Since the late 1800s, when train stations were the centerpieces of local towns, the railroad industry has served as the backbone of Chicago Southland’s economy. Trains continue to pull the region into a prosperous future.
The Southland is home to four thriving intermodal terminals: Belt Railway in Bedford Park, Union Pacific in Dolton/South Holland, Union Pacific/CSX in Crete and Canadian National in Harvey. Canadian National is also in the midst of constructing a multi-million dollar CN Chicago Logistics Park adjacent to its Harvey terminal, with the park estimated to create more than 1,000 new jobs over a 10-year period.
“The park will allow companies doing business with CN to locate next to one of the largest intermodal terminals in the country,” says David Hinderliter, President and CEO of the Chicago Southland Chamber of Commerce.
CN Chicago Logistics Park has a tentative 2015 opening date and will span 500 acres, with 2.5 million square feet of warehouse space. A Foreign Trade Zone will be established, and truckers will have easy access to Interstates 57, 80 and 294.
Boxcars and Boilers
Chicago Southland enjoys a long history with the rail industry, with stories of the Illinois Central Railroad (now Canadian National) dating back to the 1850s.
“The railroads were like today’s interstates, with communities beginning to blossom if they had the railroad passing through their town,” says Jim Wright, president of the Homewood Historical Society. “Besides hauling freight, commuter rail also started to flourish and transformed a number of farming communities into bedroom communities.”
Wright says Homewood eventually became a large marshalling yard for Illinois Central to route boxcars to various destinations, and the village of Homewood continues to thrive today as the U.S. headquarters for Canadian National.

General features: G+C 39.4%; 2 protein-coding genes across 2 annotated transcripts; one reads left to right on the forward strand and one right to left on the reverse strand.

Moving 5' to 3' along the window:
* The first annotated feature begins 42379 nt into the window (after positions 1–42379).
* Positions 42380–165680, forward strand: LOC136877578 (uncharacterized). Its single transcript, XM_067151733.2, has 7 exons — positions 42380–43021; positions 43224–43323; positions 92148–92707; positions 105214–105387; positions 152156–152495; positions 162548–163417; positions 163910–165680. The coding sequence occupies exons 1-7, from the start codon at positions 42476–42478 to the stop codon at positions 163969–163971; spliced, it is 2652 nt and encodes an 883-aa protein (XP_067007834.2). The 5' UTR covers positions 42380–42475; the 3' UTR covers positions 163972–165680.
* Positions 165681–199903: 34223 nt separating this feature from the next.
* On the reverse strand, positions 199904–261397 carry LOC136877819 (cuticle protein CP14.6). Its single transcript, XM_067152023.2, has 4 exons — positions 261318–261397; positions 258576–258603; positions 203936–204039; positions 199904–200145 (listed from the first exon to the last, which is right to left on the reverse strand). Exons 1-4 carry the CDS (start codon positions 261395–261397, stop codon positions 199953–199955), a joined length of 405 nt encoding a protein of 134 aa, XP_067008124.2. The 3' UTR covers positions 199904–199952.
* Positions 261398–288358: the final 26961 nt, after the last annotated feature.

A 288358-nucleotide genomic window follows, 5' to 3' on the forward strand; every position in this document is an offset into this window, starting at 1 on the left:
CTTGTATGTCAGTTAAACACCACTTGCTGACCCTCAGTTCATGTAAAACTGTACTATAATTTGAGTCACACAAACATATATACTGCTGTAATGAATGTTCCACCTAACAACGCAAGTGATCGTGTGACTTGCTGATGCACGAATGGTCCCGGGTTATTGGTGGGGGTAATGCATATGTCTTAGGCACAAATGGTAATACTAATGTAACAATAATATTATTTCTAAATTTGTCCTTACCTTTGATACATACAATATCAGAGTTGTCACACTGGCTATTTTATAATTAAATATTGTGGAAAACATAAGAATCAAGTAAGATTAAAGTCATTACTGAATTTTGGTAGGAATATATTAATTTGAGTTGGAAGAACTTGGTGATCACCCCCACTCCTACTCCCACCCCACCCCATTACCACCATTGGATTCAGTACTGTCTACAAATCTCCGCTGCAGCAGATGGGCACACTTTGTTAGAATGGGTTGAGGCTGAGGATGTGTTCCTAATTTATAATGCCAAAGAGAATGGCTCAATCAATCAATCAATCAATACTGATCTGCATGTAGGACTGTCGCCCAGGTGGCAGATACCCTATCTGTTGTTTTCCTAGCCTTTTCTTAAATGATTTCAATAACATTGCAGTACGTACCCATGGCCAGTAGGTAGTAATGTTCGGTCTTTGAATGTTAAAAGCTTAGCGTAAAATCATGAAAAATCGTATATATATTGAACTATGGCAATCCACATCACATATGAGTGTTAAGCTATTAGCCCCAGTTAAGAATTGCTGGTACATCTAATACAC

“CN is a good community partner,” he says. “They’re even constructing a training center for future employees who will work at the new logistics park.”
Besides terminals, also contributing to the Chicago Southland economy is train-based manufacturing, including Funk Linko that constructs undercarriages for locomotives. The Chicago Heights company manufactures nine locomotive frames each month that weigh up to 60,000 pounds apiece, and supplies them to customers such as Burlington Northern, CSX and Union Pacific. Funk Linko also ships its locomotives to countries as far away as Saudi Arabia and Tanzania.
Meanwhile, for passenger travel throughout the Chicago Southland, residents have access to three Metra Electric commuter trains that connect to downtown Chicago. There are more than 30 stops along the Metra Electric lines in Chicago Southland.
“Metra makes traveling to downtown Chicago a breeze,” Hinderliter says.
Train tourism also plays a part in the overall economy, with themed eateries like Flossmoor Station Restaurant & Brewery, Choo Choo Johnny’s in Frankfort, and Snackville Junction in Evergreen Park. Other attractions include Homewood Railroad Platform as well as Park Forest Rail Fan Park, which both feature viewing areas for interested onlookers.
Park Forest Rail Fan Park has a 35-foot elevated platform that allows visitors to view action occurring below from a large cloverleaf interchange for trains, and a live audio feed enables tourists to listen to the 30-plus trains that pass under this platform each day.